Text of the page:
By Josh Barr
The U.S. Olympic & Paralympic Museum welcomes all educators to Teacher Appreciation Weekend on October 17-18.
In recognition of our teachers, the Museum will provide complimentary admission on these days. In order to take advantage of this opportunity, teachers can present their school identification at the door and receive their free ticket. The Museum is open from 9 a.m. to 6 p.m. on Saturdays and 10 a.m. to 5 p.m. on Sundays.
Additionally, the Museum has prepared Teacher’s Guides for grades 3 to 12 with a series of STEAM-enriched classroom lessons. These lessons are available to download.
“Education is a vital part of the Museum’s mission,” Museum Chief Executive Officer Christopher Liedel said. “This has been a challenging school year, with teachers pivoting to online learning and reimagining how students learn. Our educational system has been resilient. We are pleased to honor teachers on October 17 and 18.”
The Museum also is hosting Cool Science Festival: Night at the Museum on Tuesday, October 13 and Friday, October 16 from 5 to 8 p.m., with discounted admissions.
The 60,000-square foot Museum, which opened on July 30, has taken extensive measures to provide a safe and contactless environment so that guests can visit with confidence.
Starting with its distinctive exterior featuring nearly 9,000 diamond-shaped panels, the Museum is a one-of-a-kind tribute to the Olympic and Paralympic movements, with Team USA athletes at the center of the story going back to the 14 athletes who crossed the Atlantic Ocean to compete at the Athens 1896 Olympic Games.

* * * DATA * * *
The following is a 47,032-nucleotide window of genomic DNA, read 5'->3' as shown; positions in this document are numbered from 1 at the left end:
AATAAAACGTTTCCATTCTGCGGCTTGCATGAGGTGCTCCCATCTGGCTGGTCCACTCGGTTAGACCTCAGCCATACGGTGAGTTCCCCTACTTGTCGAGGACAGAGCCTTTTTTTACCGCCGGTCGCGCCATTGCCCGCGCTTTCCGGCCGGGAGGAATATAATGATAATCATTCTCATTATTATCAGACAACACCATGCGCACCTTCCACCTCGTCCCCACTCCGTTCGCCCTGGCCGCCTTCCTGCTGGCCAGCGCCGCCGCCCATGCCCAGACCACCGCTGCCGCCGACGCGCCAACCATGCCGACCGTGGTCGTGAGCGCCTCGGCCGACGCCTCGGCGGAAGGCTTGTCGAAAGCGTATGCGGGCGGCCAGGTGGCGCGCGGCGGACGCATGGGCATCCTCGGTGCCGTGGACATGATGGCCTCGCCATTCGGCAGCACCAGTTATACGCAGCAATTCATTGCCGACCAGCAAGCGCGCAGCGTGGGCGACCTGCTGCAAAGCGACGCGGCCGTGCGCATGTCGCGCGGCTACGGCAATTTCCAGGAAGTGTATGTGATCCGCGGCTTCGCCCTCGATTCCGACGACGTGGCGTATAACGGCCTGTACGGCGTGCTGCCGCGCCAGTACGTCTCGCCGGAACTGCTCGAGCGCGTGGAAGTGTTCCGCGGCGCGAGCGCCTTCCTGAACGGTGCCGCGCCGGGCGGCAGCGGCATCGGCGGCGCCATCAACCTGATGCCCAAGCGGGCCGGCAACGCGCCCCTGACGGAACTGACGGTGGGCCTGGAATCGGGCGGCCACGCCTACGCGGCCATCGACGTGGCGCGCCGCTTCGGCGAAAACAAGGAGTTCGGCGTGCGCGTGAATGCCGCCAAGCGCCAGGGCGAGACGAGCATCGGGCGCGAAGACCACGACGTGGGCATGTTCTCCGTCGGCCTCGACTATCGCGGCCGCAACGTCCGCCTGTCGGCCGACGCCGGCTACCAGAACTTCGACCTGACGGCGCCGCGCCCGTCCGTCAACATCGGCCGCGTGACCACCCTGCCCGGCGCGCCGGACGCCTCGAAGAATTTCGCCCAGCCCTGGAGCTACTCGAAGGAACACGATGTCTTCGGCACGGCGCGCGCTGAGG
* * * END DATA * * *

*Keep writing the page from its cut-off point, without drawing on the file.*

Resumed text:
The Museum features cutting-edge technology, tells the history of Team USA’s participation in the Games and brings to life the stories behind the athletes who make the United States proud.
The exhibition galleries focus on topics such as the Winter Games, the Summer Games and The Lab – an exhibit focusing on the evolution of science, technology and equipment in sports. There also are extensive displays of Olympic and Paralympic torches and medals. Artifacts abound, from Tatyana McFadden’s childhood racing wheelchair, sprinter Michael Johnson’s golden spikes, the Vancouver 2010 Night Train bobsled and the scoreboard from the Miracle on Ice at the Lake Placid 1980 Olympic Winter Games.
Guests also experience one of the greatest thrills for every U.S. Olympian and Paralympian: The 360-degree Parade of Nations exhibit simulates Team USA’s entrance into the stadium for the Opening Ceremony of a Games.